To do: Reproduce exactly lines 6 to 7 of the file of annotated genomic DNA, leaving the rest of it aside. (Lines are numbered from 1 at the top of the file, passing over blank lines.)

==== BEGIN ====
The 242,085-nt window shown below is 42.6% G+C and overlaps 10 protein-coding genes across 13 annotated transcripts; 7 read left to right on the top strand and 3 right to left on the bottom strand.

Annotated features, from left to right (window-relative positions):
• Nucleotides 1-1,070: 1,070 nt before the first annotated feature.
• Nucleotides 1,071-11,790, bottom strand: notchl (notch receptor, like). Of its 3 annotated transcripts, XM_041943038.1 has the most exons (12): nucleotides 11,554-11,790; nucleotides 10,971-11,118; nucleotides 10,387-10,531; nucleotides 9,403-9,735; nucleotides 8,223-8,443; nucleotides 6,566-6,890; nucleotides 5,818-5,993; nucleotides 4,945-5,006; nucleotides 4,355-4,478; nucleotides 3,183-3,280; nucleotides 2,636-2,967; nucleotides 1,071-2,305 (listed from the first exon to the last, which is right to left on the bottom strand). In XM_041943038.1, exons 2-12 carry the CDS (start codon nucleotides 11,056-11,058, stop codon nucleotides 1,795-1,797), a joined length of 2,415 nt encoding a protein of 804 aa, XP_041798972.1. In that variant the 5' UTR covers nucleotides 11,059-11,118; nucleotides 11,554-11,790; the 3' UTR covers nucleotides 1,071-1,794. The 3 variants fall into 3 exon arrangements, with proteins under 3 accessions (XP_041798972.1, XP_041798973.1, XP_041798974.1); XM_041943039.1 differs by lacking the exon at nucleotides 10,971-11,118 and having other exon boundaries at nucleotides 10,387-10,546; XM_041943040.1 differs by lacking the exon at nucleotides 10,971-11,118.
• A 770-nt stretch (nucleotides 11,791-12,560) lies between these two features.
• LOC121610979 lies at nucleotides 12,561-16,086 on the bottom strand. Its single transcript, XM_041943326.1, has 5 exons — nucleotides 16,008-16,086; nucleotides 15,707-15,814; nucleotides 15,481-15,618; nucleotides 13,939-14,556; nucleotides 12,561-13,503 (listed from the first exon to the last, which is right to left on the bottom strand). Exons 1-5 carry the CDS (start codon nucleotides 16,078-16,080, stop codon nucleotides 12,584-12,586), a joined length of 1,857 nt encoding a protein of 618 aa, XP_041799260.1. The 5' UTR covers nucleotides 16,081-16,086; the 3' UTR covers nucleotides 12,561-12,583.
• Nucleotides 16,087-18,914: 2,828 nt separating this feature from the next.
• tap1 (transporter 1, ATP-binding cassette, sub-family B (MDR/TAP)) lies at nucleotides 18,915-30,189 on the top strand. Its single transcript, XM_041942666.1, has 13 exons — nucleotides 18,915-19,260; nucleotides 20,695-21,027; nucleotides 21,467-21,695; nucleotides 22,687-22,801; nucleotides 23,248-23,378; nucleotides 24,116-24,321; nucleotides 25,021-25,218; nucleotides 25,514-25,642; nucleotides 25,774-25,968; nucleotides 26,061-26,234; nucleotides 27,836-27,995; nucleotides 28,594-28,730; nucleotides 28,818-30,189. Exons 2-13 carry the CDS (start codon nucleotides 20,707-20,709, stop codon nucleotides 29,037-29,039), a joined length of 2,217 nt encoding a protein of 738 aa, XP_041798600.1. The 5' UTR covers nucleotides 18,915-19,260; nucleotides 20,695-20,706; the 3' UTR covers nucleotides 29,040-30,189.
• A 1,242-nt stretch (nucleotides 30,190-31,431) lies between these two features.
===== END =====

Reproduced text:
• LOC121610979 lies at nucleotides 12,561-16,086 on the bottom strand. Its single transcript, XM_041943326.1, has 5 exons — nucleotides 16,008-16,086; nucleotides 15,707-15,814; nucleotides 15,481-15,618; nucleotides 13,939-14,556; nucleotides 12,561-13,503 (listed from the first exon to the last, which is right to left on the bottom strand). Exons 1-5 carry the CDS (start codon nucleotides 16,078-16,080, stop codon nucleotides 12,584-12,586), a joined length of 1,857 nt encoding a protein of 618 aa, XP_041799260.1. The 5' UTR covers nucleotides 16,081-16,086; the 3' UTR covers nucleotides 12,561-12,583.
• Nucleotides 16,087-18,914: 2,828 nt separating this feature from the next.